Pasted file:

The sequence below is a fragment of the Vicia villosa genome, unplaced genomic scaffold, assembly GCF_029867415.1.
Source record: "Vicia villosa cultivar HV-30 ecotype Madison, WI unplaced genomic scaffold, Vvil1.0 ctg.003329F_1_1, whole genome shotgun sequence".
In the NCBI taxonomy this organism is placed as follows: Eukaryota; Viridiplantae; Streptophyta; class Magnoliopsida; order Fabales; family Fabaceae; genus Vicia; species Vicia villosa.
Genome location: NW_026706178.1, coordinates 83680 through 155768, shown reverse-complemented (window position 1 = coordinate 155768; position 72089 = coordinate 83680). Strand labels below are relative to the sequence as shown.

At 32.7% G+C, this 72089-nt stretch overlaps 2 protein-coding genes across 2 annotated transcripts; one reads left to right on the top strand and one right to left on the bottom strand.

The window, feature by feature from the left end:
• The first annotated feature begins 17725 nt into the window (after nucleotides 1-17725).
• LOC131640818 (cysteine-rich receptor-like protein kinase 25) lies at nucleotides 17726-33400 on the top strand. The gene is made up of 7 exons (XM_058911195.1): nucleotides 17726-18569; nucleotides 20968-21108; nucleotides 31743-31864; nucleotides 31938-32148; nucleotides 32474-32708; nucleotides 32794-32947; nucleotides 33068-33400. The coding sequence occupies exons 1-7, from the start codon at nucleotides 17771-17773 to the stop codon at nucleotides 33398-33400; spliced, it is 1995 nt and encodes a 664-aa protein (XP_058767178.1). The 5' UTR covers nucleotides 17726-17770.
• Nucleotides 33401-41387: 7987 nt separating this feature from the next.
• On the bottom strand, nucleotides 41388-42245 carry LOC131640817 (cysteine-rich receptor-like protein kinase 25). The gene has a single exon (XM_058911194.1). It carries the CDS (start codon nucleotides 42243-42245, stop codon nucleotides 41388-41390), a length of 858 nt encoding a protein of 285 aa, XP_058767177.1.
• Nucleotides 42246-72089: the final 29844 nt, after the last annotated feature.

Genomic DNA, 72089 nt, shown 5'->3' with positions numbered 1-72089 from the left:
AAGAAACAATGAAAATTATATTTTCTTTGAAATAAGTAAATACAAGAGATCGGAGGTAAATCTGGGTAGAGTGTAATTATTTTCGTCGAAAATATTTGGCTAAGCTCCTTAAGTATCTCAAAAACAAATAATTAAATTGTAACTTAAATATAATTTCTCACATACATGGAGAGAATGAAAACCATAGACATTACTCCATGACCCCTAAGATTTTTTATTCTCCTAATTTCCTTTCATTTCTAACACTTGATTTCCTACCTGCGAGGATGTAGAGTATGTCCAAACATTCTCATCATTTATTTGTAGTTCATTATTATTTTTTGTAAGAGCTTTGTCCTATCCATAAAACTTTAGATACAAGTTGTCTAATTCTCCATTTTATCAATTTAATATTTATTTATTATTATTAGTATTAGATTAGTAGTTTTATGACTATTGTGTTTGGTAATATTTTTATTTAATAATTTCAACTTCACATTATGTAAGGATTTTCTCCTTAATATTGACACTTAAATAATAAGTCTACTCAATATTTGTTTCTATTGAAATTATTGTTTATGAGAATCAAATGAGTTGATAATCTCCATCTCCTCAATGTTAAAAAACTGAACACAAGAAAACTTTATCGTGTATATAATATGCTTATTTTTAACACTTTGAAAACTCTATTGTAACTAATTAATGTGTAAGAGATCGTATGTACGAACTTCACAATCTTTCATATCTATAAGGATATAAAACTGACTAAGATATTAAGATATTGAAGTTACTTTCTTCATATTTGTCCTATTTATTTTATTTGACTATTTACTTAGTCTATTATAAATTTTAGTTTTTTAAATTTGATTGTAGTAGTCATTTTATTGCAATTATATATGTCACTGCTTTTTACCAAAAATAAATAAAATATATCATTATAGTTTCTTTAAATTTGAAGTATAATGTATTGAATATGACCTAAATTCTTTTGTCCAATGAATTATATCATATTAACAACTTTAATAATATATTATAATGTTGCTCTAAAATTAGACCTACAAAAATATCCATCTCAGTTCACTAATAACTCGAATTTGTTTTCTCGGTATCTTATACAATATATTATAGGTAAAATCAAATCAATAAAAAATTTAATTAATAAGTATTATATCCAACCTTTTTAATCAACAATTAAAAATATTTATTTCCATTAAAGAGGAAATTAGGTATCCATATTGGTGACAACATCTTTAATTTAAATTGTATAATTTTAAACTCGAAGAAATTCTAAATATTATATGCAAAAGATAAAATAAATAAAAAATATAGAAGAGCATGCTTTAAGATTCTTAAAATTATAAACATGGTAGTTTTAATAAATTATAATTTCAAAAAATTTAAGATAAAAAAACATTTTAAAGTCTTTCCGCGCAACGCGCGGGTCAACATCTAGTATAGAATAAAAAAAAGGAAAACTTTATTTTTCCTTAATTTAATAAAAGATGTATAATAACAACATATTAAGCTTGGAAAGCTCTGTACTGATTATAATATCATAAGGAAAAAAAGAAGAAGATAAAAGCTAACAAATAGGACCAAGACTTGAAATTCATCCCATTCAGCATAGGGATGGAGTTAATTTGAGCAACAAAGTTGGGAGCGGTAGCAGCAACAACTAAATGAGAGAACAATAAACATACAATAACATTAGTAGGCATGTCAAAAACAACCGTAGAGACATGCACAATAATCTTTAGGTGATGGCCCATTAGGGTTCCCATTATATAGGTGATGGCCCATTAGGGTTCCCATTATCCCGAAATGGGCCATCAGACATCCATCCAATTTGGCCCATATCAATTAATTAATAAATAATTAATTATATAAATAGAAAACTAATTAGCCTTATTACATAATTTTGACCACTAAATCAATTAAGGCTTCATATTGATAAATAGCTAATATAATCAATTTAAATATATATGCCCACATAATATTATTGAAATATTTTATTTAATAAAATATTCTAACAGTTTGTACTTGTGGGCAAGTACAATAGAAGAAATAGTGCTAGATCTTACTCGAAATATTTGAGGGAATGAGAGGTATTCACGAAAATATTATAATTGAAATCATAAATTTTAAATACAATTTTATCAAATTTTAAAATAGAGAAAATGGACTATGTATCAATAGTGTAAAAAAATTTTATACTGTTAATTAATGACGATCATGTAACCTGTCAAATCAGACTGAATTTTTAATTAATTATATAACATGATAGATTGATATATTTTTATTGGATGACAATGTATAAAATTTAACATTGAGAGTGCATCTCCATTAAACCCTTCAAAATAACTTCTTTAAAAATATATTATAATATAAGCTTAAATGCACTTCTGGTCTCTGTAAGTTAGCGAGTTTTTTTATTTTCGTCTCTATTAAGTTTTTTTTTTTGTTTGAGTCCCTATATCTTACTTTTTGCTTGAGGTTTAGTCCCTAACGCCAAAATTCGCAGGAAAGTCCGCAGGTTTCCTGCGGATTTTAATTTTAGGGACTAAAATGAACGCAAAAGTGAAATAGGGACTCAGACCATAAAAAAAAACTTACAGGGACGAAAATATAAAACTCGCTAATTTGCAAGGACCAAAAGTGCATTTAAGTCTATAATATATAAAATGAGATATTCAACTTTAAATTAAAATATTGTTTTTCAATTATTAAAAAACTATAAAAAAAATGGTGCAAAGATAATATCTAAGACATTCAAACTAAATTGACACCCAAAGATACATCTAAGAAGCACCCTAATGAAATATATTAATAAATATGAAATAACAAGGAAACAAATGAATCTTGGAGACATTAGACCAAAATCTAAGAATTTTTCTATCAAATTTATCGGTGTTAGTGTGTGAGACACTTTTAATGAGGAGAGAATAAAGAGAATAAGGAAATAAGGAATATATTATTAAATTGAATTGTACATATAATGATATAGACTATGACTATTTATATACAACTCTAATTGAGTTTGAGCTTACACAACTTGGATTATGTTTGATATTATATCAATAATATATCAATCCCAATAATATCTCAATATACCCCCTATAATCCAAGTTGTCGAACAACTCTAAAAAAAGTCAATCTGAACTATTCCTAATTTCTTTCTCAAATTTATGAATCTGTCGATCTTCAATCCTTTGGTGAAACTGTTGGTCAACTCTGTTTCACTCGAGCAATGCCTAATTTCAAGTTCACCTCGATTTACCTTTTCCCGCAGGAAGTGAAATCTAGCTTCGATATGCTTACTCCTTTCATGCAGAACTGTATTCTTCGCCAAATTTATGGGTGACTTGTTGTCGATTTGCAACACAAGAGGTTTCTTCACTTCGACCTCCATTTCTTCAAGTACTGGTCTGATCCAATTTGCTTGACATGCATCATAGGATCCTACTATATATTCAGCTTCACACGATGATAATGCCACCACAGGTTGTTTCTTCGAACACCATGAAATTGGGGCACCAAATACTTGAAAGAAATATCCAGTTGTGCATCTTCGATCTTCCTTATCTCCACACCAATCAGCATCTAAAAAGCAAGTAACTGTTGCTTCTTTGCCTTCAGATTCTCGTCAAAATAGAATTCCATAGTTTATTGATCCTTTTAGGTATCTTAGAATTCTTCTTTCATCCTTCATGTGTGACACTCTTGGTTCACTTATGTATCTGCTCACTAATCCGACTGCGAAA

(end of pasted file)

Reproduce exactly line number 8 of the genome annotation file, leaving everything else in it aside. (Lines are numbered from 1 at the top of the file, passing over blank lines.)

• LOC131640818 (cysteine-rich receptor-like protein kinase 25) lies at nucleotides 17726-33400 on the top strand. The gene is made up of 7 exons (XM_058911195.1): nucleotides 17726-18569; nucleotides 20968-21108; nucleotides 31743-31864; nucleotides 31938-32148; nucleotides 32474-32708; nucleotides 32794-32947; nucleotides 33068-33400. The coding sequence occupies exons 1-7, from the start codon at nucleotides 17771-17773 to the stop codon at nucleotides 33398-33400; spliced, it is 1995 nt and encodes a 664-aa protein (XP_058767178.1). The 5' UTR covers nucleotides 17726-17770.